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Why Family Dynamics Are Important in Estate Planning

 Posted on October 26, 2016 in Estate Planning

DuPage County estate planning lawyersWhen creating an estate plan, there are many factors and issues to consider. Unfortunately, family dynamics do not always get quite enough attention. As such, many families are still left with a lot of conflict upon the passing of a loved one. Learn how to avoid this common issue by taking the time to consider the impact that family dynamics may have on your estate plan.

How Will Your Decisions Affect Your Family?

During the estate planning process, most people sit down and plan in one of two ways. The first group has a strategic plan - the eldest child might receive important family heirlooms, a wedding ring may be passed onto a daughter instead of a son, or allotments might be provided based upon what the guarantor sees as "fair." The second group typically considers their own sentiment. They might remember a granddaughter lovingly adoring a jewelry box, or special moments with a father and his son while working on dad's classic car, which may lead them to leave these items based upon their sentimental connection. Yet these are not always the most effective ways to estate plan.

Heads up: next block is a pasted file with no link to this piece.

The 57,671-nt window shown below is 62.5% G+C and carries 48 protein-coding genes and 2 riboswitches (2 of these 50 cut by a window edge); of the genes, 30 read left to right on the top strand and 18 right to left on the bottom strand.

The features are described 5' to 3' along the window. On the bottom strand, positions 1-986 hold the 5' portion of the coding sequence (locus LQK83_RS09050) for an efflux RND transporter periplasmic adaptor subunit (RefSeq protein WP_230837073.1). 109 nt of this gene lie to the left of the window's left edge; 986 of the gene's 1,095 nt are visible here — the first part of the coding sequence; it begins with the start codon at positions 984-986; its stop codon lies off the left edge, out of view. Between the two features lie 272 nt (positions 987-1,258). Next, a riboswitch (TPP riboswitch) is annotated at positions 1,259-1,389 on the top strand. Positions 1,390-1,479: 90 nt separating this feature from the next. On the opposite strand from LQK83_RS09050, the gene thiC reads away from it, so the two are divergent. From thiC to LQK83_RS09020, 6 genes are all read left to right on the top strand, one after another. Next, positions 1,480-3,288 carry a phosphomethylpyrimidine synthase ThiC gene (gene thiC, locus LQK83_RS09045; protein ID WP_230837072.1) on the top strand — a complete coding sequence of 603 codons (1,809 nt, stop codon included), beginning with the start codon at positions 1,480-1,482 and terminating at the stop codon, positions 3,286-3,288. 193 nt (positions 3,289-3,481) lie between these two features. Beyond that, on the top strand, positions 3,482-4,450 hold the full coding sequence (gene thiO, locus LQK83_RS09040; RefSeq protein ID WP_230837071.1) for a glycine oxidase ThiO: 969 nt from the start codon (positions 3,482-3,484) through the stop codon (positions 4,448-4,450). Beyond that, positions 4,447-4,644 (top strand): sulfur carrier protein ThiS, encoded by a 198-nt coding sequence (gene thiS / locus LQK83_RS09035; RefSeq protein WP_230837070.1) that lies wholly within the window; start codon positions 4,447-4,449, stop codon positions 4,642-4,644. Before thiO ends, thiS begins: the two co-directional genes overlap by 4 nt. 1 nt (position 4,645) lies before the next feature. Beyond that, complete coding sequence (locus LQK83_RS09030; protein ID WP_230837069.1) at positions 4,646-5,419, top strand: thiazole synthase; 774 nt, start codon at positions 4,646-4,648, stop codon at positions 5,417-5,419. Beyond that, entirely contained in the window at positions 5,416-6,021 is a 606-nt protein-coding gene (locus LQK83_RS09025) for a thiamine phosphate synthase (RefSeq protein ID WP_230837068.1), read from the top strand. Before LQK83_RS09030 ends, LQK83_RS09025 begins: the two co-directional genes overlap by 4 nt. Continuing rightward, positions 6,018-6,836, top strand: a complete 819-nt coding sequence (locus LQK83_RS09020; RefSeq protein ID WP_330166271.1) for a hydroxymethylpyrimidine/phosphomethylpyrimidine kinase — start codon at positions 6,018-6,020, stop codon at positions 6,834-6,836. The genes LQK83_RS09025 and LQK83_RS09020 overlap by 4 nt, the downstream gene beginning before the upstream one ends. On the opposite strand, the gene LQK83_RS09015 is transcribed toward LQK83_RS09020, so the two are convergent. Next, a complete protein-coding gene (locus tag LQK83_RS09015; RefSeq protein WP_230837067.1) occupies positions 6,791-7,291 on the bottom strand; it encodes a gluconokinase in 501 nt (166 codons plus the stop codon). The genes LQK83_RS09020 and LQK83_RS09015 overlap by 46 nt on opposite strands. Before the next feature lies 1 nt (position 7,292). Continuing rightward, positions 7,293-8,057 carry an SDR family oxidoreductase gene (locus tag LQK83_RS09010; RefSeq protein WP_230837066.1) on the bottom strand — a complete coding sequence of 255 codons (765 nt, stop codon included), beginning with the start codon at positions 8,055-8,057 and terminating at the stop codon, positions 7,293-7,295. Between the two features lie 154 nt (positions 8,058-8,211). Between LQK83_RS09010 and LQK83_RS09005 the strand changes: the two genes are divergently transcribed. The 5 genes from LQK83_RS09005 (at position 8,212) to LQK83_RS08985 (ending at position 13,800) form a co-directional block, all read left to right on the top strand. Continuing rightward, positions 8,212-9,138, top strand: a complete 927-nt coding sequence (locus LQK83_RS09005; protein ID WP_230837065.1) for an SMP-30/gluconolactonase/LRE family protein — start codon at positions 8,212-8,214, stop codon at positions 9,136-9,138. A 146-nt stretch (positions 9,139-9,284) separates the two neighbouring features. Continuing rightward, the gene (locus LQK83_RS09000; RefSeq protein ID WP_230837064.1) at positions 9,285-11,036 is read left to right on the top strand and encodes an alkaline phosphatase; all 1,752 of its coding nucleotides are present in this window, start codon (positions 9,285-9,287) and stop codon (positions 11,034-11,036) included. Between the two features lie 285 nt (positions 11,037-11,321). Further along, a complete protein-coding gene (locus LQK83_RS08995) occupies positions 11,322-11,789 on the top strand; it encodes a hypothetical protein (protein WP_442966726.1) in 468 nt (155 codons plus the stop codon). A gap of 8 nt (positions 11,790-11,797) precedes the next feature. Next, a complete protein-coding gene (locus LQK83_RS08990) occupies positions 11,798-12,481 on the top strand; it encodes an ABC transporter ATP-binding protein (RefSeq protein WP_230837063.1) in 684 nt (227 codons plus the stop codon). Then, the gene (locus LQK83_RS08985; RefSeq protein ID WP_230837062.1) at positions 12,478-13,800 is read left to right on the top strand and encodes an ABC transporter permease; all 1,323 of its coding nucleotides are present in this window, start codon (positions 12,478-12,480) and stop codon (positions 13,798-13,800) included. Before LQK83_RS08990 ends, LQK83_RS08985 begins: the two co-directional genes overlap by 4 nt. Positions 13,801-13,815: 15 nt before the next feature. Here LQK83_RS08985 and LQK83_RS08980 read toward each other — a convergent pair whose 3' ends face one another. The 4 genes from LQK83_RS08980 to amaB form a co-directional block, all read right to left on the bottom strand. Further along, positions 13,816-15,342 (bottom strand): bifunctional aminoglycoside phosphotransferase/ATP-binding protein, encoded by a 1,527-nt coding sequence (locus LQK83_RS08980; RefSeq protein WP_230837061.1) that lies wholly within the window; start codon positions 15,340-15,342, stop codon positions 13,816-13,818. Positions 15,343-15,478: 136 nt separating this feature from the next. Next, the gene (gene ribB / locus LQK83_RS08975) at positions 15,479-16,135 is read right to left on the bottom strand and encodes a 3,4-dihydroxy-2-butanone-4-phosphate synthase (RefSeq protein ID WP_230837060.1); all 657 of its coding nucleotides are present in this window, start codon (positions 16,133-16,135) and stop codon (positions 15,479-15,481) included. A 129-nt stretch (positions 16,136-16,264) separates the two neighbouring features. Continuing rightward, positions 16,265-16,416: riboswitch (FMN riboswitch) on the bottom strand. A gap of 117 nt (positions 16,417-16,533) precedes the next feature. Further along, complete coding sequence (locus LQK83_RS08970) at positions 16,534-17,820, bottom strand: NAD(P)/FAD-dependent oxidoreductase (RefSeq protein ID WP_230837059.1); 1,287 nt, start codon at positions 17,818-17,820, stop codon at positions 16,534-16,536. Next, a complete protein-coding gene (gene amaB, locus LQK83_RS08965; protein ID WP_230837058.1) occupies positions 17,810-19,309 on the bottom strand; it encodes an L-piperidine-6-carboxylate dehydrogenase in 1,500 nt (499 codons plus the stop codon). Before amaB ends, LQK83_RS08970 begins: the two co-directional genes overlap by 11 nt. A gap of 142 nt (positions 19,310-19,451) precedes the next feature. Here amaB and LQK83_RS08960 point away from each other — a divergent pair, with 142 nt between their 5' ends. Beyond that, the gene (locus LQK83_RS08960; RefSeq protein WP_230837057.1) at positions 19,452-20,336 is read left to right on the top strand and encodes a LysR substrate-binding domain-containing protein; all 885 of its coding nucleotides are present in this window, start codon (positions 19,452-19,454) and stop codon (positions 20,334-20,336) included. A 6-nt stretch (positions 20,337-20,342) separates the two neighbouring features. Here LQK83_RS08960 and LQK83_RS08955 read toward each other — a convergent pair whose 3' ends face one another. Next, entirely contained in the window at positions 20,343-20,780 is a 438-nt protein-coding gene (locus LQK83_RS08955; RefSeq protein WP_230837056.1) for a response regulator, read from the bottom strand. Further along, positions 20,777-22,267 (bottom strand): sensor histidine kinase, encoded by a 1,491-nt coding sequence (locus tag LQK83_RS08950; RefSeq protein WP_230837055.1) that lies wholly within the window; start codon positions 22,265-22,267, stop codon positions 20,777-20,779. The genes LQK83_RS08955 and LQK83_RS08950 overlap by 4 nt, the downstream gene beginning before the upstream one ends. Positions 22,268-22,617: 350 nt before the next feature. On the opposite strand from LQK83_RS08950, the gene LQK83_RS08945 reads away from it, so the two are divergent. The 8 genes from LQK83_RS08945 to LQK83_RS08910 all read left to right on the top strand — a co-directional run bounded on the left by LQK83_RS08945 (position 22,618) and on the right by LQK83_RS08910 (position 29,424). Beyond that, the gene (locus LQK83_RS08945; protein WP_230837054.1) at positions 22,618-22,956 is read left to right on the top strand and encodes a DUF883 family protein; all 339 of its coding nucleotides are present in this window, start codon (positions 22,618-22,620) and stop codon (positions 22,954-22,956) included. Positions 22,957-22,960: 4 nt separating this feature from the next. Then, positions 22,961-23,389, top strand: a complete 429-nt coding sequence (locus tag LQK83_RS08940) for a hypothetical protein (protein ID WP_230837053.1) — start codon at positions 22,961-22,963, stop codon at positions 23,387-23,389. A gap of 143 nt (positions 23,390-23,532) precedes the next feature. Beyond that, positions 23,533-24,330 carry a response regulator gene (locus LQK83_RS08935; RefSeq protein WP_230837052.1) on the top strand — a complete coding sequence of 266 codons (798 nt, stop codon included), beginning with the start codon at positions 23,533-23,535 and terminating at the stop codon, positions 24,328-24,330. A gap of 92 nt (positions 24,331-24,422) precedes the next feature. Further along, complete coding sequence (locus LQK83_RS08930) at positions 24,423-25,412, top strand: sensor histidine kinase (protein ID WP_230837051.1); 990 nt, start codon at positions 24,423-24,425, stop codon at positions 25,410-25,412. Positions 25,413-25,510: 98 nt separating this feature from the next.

Sometimes, when you are in a moment where you see the sentimental value, or a methodology, you miss the way dynamics might come into play. For example, if you have more than one daughter, it is possible that both wanted their mother's wedding ring. Alternatively, a guarantor may fail to consider how children might view the gifts or loans doled out to a sibling while you were living if the inheritance is equal and the loans or gifts are not mentioned or documented.

None of this means that you cannot leave items as you wish. Instead, it simply indicates that you should carefully consider how you write out your estate plan, and that you take family dynamics into account. For example, will your children be able to work together in the decision-making process, or would they squabble and fight? Would a single executor remember to consult with your other children, or would it be better to keep everyone in check with a second or even third executor? Do you have the documentation to support how loans or gifts are considered in your estate plan, or is there a provision that you can use to clearly outline why you made the decisions you did?

Contact Our DuPage County Estate Planning Lawyers

Because there are so many factors to consider, and because the decisions you make in estate planning are so important, it is highly encouraged that seek legal guidance. The experienced DuPage County estate planning lawyers at Stock, Carlson & Asso. LLC have more than 40 years of legal experience. Let us put our knowledge, creativity, and personalized services to work for you. Call 630-665-2500 and schedule a consultation today.


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